"The people of Britain are behind this Tory government on many things, but the vast majority of us will be against them if hunting is reintroduced," McCartney said. In 2004, the British government placed stricter restrictions on fox hunting, which was practiced legally for sport for nearly five centuries until the legislation passed. However, current Prime Minister David Cameron revealed in March he hoped to repeal the ban as long as the fox hunts were "appropriate" and done "efficiently," The Guardian reports.
McCartney isn't the only rocker to argue against renewing fox hunts: On July 9th, Queen guitarist Brian May appeared on BBC's Newsnight to slam the amendment, which will be put to a vote on July 15th. "There is no justification for the hunting of foxes on the grounds of control of foxes," May said. "They details
For those of you who haven’t watched the Beatles’ 1970 documentary Let it Be (likely through less than legal means, for reasons I will get into here), here’s what went down: After noticing how unusual The White Album turned out to be, especially with the songs increasingly becoming less rock n roll, and being less group-oriented, Paul decided the band should get back to basics, writing new songs and performing them at a special concert that nobody agreed exactly where it should take place. They decided to rehearse at Twickenham Studios in London and have a crew film them for a possible TV Special. It did not go well; instead of showcasing a reborn Beatles, it showed off the beginning of the end, with constant fighting between Paul and the other members of the band. In the end, the concert did take place, on the Apple Studios rooftop, and the footage for the TV special was released into a full-blown movie.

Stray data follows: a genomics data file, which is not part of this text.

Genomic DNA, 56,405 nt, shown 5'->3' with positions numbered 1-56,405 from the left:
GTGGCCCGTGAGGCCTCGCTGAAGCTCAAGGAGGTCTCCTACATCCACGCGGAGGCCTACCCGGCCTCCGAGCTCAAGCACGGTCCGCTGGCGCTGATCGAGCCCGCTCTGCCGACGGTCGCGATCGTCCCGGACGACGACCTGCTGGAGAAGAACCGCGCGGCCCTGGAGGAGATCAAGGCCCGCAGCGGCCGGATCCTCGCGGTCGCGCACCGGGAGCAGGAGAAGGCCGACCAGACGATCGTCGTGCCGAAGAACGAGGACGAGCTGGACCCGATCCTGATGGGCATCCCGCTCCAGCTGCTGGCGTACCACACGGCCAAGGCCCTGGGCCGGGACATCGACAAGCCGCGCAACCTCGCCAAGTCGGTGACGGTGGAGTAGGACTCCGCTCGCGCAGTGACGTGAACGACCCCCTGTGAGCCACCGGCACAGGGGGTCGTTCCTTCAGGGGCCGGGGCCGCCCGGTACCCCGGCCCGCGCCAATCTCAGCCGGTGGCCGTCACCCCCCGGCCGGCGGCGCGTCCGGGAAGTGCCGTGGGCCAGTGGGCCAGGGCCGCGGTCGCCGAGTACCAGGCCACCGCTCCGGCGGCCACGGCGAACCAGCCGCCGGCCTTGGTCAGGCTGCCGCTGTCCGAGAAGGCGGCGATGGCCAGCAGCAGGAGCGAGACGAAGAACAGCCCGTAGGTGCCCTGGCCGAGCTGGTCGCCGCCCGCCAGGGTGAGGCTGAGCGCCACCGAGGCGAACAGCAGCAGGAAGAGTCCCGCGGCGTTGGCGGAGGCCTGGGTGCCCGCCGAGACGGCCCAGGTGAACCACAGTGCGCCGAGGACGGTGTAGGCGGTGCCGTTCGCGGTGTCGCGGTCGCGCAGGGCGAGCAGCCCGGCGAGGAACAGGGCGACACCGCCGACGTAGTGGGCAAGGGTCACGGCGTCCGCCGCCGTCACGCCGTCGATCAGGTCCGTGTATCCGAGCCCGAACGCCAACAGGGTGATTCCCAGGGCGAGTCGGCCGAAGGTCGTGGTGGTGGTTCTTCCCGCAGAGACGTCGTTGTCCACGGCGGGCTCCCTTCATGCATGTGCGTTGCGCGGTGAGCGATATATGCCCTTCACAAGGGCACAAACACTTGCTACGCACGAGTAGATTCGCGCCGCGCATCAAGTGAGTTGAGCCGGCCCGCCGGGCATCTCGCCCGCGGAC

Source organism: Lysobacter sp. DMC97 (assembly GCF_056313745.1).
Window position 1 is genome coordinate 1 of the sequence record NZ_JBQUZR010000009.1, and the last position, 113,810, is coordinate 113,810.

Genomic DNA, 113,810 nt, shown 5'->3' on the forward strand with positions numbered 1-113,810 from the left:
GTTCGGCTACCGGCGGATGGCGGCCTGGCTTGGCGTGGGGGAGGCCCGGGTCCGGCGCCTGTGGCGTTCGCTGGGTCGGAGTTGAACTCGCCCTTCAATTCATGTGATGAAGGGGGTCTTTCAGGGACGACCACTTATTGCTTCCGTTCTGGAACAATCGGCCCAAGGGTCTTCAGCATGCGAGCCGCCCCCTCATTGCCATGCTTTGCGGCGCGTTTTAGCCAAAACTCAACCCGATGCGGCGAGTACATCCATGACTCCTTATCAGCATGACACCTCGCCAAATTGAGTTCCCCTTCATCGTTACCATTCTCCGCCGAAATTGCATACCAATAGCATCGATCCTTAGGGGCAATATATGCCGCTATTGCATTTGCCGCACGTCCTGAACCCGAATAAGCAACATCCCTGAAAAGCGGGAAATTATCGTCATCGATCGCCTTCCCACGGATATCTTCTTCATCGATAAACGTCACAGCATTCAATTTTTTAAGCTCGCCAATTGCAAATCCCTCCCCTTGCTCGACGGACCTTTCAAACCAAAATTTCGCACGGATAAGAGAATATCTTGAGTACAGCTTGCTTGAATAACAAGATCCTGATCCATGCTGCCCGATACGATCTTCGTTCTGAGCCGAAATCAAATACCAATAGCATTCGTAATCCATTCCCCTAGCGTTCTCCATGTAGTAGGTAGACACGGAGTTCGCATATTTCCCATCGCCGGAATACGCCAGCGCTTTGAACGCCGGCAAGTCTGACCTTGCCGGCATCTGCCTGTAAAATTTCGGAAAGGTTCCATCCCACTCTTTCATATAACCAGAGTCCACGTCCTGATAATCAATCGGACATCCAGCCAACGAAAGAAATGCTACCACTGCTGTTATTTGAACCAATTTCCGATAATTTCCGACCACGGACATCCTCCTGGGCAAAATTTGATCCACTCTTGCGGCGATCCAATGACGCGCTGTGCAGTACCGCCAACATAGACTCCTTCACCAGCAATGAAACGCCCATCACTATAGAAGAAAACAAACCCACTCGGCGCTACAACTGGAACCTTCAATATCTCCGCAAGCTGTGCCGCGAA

However, the last time it was released to home video, it was in 1981. In the decades since, the band has teased the possibility of a rerelease (including, in 1992, doing what appeared to be a full restoration of the film which only saw the light of day through snippets on the Anthology miniseries,) bu details
Alex Ross made his name with his painted, nearly photorealist artwork for superhero comic books, most famously Kingdom Come and Marvels. Now he's turning his hand to a different set of visual icons. Rolling Stone can exclusively reveal Ross's series of illustrations of the Beatles, created with the blessing of the band's organization Apple Corps. Ross is set to unveil the artwork in person at this week's Comic-Con International in San Diego.
The first fruit of the project was a six-foot-wide print of the band; a painterly, CinemaScope-style re-envisioning of the distinctly cartoony, two-dimensional imagery from the Beatles' 1968 animated movie Yellow Submarine.
"I was very much raised on that film," Ross tells Rolling Stone, "so I know every detail of it, and I can import that into my work, as though it was a live-action film that they starred in. I was warned at the outset that they might not get approval from the [John Lennon and George Harrison] estates to release it formally — that it was a kind of test. I thought I might not get another chance at this, so I wanted to put everything plus the kitchen sink in one piece of art."
By: Douglas Wolk
Source: Rolling Stone
Read More > details
Richard Starkey, aka Ringo Starr, turns 75 on July 7th. The lad from Liverpool who’s been the world’s most famous drummer for more than a half-century has provided the world with infinite musical reasons to celebrate his life and work. Less immediately known but certainly also worthy of celebrating is Ringo Starr’s one-of-a-kind cinematic career.
Inherently funny, sympathetic, and warm, Ringo looks like a born character actor and exudes a screen presence on par with his dynamism behind a drum kit. He so clearly and effortlessly steals the Beatles’ debut classic A Hard Day’s Night (1964) that the follow-up, Help! (1965), is built around him.